That suspension meant that Mourinho was not allowed to communicate with his players after arriving at Lazio's stadium in Rome for the second leg of that tie. For the coach, it was more than an inconvenience. "What it came down to was that I wasn't going 'into battle' with them," he recalls in a new book, written with a Portuguese journalist friend, Luis Lourenco. "I cried because I couldn't be 'in the war' with my men." To overcome such an adversity, he watched the game from the stands, aided by a "small, sophisticated communications device" to enable him to keep in touch with his coaching staff. During the game, he reveals that he encouraged his team "to pressurise officials".

Here, his approach towards officials has been so transformed that Mourinho could seek part-time employment as a referees' publicity officer. "It is very difficult in England to get a card, if you keep your discipline and play fair," he claims.

So, how does he explain Arsenal's poor record? "I don't know. Maybe some of them [cards brandished] are in matches against Man U only," he says wryly. "Sometimes your statistics are influenced by something out of context." Do they strike him as more aggressive than other teams? "I don't feel that. I feel they have players with a big status in English football, like Vieira, Henry and Campbell, and because of that, sometimes they feel they are at another level, that they can play a different way, or they can speak to the referee in a different way, but I don't think they are more aggressive than other teams."

Mourinho speaks to us at Chelsea's training ground near Harlington, sited between the M4 and the runways of Heathrow Airport. There is a curious contrast between such a relic of a bygone age, the kind of location where Sunday players would change, and the Ferraris, BMWs and top-of-the-range four-wheel-drives of the multi-millionaire artistes parked outside. Yesterday was their final day of practice there. This week, the players and backroom staff transfer to their new £20 million training ground at Cobham in Surrey.

Mourinho insisted on us meeting some of his lieutenants, the majority of whom have followed him from Porto, and they duly file in: Baltemar Brito (assistant manager), Silvino Louro (goalkeeping coach), Andre Villas (assistant coach), and Rui Faria (fitness coach).

It reminds you just how much a footballer's life has changed since Chelsea secured their one and only top-division title 49 years ago. Indeed, it was one of Mourinho's predecessors, Ted Drake, the man who inspired the Blues to that championship in 1955, who introduced a then novel approach to training. Fitness became paramount. Then it was nine laps of the track (the old greyhound track at Stamford Bridge), followed by curious log-heaving exercises to strengthen the upper body. Before then, training was "mostly left to the players themselves", according to the 1955 captain, England's Roy Bentley.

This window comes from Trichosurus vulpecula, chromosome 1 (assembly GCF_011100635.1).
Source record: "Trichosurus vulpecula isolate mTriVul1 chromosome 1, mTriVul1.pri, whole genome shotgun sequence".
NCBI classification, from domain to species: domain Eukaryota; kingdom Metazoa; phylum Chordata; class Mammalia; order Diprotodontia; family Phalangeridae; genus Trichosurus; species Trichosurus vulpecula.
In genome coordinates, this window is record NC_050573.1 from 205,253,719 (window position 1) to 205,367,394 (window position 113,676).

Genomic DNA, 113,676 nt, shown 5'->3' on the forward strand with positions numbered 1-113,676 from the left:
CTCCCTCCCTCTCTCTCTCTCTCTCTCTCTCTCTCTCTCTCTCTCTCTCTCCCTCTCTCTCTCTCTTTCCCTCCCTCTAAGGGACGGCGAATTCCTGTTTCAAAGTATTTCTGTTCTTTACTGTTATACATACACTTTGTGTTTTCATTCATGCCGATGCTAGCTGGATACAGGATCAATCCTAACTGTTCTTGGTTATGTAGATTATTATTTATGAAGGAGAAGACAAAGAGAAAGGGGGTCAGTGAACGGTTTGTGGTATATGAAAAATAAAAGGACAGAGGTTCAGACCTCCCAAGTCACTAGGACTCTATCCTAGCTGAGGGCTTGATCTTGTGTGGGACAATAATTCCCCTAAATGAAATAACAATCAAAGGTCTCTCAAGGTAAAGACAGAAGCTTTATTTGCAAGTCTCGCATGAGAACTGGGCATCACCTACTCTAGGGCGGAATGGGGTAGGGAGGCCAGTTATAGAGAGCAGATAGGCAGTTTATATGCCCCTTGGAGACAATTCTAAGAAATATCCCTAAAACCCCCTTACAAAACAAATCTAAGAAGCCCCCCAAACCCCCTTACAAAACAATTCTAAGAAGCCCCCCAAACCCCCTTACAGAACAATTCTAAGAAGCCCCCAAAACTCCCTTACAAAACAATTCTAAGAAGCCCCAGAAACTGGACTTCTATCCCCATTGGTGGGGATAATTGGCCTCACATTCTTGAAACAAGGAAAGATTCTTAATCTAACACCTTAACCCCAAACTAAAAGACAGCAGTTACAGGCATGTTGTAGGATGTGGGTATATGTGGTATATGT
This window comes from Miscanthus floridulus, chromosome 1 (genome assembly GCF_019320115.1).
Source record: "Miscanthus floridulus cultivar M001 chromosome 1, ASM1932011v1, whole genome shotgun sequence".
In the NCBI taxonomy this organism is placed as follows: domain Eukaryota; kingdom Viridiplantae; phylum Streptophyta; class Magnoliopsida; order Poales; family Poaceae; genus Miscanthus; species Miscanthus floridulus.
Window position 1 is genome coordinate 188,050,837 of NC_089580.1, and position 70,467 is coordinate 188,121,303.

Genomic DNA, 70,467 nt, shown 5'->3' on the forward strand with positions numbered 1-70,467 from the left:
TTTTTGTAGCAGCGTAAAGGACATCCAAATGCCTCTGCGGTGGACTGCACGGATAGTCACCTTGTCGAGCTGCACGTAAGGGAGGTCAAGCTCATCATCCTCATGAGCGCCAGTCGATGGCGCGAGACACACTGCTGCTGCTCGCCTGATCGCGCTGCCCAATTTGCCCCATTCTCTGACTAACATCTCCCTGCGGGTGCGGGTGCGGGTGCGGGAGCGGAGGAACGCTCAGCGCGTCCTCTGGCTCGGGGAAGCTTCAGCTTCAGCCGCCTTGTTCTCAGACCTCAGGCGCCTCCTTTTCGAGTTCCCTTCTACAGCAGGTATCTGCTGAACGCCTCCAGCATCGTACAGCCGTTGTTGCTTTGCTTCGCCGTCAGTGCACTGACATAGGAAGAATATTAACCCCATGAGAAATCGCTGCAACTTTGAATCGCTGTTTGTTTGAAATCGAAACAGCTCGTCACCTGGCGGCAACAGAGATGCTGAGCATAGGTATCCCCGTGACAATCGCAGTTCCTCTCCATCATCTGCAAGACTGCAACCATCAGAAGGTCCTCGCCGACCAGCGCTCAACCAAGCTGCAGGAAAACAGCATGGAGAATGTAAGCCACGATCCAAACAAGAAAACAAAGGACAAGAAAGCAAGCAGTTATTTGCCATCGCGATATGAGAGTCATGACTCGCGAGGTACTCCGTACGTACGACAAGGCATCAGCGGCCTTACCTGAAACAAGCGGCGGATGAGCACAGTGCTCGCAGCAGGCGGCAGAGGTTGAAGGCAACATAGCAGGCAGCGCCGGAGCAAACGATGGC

Today, under Mourinho's direction, and his "bible", another name for his training file, match preparation could not be more comprehensively organised. Paramount is how the threat of the Premiership's top scorer, Thierry Henry, will be negated.

"We must try to control not only his movement, but what the team tries to create for Thierry Henry," says Mourinho. "We have studied what he does, yesterday and today, and have tried to practise defensive movements to counter his attacking play. We know everything. The difficult thing is to stop him from doing it. But I think we are ready to try to fight him."

Mourinho, who reveals that Mateja Kezman assumed the Henry role in training, adds swiftly that such tactical swotting on the opposition should not indicate fear. "That is not the right word here," he says. "They are not afraid of us. We are not afraid of them. We respect them, because we know they have a good team; they respect us because they know we have a good team."

He is reminded, however, that Arsenal were "The Invincibles" until they lost to Manchester United. Since then, their confident stride has faltered. Could the same happen to Chelsea, should they be defeated? "If we lose on Sunday, we beat Norwich in the next match," he maintains. "And we're still top of the League." Another pause. "Again."

Call Mourinho what you will: confident, self-possessed, or even overbearingly arrogant. While his team's progress continues to match his faith, both in his players' and his own capabilities, few will condemn a manager whose bloodlust within the Premiership has transformed him into a Portuguese man of gore.

Biography

Jose Mario Santos Mourinho Felix

Born: 26 Jan 1963 in Setubal, Portugal.

Managerial career: Benfica (2000-01), Uniao de Leiria (2001-02), FC Porto (2002-04), Chelsea (2 June 2004-now).

Honours: Portuguese League (2003, '04). Portuguese Cup (2003). European Cup (2004). Uefa Cup (2003). All Porto.

Background: never a professional player. Father Felix was Portugal goalkeeper. Low-profile positions at Estrela Amadora and Vitoria Setubal before working under Bobby Robson at Sporting Lisbon in 1992. Moved with Robson to Porto in 1993. Both went to Barcelona in 1996. Robson left Barça and Mourinho worked under Louis van Gaal. Appointed to his first full-time manager's post at Benfica in 2000.